Right On Crime is the one-stop source for conservative solutions for criminal justice reform.
Share this article
Right on Crime | March 12, 2012
Three states considering sentencing and system reform to save their states millions while creating more effective criminal justice policies have advanced legislation to that end, and one group—the Council of State Governments’ Justice Center—is common to each effort.
The Justice Center had previously aided Texas’ criminal justice reform efforts, along with the Center for Effective Justice (which created Right on Crime). The resulting billion-dollar savings, as a result of avoided prison bed construction due to more efficient substance abuse policies, has spurred similar efforts in other states.
In Missouri, legislation is advancing that is the result of the Justice Center’s advice and research. Those bills, which involve swift and sure sanctions as in West Virginia and shock probation, debuted to strong bipartisan support in that state.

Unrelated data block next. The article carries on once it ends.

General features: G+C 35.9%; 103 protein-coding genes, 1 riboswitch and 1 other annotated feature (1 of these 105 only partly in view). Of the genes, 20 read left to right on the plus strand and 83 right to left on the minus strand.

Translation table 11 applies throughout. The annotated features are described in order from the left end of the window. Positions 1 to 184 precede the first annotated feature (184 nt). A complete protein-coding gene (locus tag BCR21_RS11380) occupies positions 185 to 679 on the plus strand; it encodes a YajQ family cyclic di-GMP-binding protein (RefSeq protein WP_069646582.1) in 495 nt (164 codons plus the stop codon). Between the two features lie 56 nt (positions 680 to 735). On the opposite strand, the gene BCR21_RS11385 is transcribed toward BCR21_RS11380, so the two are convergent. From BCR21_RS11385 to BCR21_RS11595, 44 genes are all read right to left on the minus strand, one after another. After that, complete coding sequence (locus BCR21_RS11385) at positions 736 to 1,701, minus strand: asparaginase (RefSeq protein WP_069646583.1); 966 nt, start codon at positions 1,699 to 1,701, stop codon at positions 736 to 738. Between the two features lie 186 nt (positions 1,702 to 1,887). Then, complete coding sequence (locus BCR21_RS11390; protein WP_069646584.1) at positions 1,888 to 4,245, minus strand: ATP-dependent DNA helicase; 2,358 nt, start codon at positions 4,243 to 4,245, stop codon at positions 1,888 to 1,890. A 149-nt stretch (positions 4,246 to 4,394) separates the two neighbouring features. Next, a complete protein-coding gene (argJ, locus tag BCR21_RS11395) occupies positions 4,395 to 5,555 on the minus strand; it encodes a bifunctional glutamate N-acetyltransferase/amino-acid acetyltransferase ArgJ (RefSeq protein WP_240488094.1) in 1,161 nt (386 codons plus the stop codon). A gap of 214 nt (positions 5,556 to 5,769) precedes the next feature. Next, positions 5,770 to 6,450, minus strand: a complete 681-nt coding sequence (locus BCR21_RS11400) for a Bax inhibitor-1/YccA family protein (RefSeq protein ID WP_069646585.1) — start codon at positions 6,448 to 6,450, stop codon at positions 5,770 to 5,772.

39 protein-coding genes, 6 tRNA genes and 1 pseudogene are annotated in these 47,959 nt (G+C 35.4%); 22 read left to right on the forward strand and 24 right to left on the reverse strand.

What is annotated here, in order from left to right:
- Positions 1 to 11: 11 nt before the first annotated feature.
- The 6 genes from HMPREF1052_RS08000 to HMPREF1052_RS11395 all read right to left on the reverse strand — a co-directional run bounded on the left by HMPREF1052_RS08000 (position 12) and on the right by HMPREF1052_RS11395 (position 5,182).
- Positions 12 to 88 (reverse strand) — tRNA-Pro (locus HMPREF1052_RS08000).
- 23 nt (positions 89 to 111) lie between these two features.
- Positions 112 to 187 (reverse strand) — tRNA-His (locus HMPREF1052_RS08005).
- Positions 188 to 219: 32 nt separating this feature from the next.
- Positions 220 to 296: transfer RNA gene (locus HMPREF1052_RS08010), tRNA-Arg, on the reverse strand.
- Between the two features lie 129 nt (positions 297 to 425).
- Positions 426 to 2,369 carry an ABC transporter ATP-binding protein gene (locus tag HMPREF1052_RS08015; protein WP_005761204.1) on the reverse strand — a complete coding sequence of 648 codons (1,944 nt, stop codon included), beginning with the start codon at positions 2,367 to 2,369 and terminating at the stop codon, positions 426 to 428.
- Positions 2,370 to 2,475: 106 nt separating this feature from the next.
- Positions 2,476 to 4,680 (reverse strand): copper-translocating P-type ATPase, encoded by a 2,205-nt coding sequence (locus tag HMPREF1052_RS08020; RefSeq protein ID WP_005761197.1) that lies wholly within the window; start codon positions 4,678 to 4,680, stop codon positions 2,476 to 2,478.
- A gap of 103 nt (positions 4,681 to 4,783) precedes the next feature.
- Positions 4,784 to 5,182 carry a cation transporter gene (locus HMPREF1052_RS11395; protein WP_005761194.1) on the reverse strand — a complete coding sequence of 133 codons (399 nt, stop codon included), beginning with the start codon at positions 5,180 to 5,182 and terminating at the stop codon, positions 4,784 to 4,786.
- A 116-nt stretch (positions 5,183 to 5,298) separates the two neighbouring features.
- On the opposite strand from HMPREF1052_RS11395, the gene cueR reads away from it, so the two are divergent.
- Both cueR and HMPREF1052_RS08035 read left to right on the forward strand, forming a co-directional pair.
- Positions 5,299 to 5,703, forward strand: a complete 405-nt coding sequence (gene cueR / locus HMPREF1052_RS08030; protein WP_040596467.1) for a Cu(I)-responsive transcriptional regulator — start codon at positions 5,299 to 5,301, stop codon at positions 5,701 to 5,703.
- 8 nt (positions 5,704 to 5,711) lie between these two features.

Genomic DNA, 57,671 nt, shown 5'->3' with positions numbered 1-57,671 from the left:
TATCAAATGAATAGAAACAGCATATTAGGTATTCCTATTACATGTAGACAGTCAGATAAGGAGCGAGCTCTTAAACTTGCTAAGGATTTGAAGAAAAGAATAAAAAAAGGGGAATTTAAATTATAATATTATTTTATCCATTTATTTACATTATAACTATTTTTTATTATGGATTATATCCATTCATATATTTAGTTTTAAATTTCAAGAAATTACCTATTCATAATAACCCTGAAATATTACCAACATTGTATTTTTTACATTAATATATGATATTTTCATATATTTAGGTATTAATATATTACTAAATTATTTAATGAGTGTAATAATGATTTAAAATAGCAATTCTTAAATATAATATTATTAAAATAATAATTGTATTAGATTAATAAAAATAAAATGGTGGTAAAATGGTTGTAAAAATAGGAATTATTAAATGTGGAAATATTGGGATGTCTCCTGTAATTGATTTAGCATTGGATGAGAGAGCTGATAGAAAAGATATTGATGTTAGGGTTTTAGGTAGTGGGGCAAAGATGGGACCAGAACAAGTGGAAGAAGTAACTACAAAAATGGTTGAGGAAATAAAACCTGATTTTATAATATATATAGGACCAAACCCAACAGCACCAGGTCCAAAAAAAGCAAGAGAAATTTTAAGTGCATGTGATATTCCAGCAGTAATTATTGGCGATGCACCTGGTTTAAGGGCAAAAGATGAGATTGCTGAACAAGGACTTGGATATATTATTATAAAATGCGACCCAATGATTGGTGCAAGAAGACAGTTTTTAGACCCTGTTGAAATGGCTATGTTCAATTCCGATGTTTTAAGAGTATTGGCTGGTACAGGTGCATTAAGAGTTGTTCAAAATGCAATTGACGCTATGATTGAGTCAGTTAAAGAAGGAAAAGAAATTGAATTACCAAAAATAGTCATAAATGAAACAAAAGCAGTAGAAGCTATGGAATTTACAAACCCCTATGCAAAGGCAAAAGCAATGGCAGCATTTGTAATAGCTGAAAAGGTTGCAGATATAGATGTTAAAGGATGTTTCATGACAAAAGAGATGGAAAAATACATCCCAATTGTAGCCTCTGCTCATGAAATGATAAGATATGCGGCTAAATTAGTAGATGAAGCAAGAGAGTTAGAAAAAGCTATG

In Oklahoma, legislators in the House approved a bill which would provide supervision for ex-inmates, good-time credits for those felons which have served 85 percent of their sentence and who are approved by corrections officials, and emphasizes testing for drug abuse and mental health issues in defendants, legislation introduced after Justice Center research in that state.
In West Virginia, legislators approved increasing drug treatment programming, swift and sure parole and probation sanctions (which have proven to be more effective than standard revocations to incarceration). That bill now moves on for consideration by the full House; as Right on Crime previously noted, this legislation may only be the first step in a series of reform efforts, as the Governor recently invited the Council of State Governments’ Justice Center to advise the state on reform.
Research-based legislative efforts to make criminal justice systems more effective and efficient with taxpayer dollars are quickly becoming the trend across the United States, and West Virginia seeks to benefit from this body of knowledge as well.